My guess, and it's only a guess, is that that pipe is where the downspout used to attach to the sewer system. Until very recently, downspouts used to connect directly to the sewage system. Many municipalities have passed laws mandating the removal of these connections because the treatment plant would often overflow during a storm, leading to the dumping of untreated sewage into natural waterways.
So what's happened, is there is a block downstream of the connection between this storm sewer and the household sewer. Typically, if the blockage occurs on the road side of the water supply cut off --
-- then the city is responsible. If it's inside, then the homeowner is responsible.
In my city, they'll run a camera down the pipe, and charge you $300 for the scoping if the blockage is on your side. I'm betting in the short term, you'd be better of to get a city licensed plumbing and drainage contractor to snake it out and absorb the cost. Not a DIY job, because the city will make you pay for anything that goes wrong.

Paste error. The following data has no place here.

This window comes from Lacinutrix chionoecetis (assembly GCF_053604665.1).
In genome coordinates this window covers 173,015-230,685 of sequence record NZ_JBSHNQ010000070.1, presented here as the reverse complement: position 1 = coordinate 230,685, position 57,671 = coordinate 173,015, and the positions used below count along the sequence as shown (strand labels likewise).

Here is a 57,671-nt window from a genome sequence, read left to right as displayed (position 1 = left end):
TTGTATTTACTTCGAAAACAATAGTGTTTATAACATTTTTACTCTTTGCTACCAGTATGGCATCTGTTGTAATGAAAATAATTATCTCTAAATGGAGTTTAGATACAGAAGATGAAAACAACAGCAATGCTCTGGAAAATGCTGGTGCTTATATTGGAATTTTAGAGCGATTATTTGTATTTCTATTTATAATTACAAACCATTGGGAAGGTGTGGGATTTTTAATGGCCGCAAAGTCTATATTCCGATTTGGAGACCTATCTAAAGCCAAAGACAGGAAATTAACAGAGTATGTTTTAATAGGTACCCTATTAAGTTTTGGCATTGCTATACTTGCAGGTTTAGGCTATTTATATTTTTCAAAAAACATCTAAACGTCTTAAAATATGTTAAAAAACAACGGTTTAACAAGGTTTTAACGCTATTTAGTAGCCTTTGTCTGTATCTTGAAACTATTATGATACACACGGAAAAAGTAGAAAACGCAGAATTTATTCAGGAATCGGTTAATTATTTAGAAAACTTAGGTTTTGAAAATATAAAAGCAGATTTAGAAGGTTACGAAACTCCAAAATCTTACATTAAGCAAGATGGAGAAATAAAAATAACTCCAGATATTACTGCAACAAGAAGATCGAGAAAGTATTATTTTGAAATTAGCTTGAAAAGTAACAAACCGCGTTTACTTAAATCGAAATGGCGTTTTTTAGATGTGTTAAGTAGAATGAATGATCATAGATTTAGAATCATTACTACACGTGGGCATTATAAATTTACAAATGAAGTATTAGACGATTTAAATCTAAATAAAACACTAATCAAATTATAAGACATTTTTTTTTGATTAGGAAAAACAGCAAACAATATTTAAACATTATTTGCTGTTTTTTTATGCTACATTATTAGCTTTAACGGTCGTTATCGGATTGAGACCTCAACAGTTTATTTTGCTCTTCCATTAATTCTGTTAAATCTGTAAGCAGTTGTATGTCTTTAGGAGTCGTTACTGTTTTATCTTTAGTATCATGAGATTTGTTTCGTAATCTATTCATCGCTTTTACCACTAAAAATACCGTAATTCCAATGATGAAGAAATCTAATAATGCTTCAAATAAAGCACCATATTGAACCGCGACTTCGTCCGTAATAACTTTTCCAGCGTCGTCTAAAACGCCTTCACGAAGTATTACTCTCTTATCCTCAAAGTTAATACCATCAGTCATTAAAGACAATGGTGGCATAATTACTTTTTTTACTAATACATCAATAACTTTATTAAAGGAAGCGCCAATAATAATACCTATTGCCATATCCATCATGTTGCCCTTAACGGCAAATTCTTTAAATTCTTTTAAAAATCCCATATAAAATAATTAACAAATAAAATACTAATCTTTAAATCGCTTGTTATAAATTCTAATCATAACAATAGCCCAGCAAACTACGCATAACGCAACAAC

The next issue is how to stop it from happening again. You'll probably have to dig down to the connection, remove the downspout and cap it off. Again, since you're playing with municipal systems, this is not a DIY job.
You might get lucky with calling the city, but then again, they might inspect certain systems and order you to fix them right away, at a cost you likely can't afford if you just bought the house.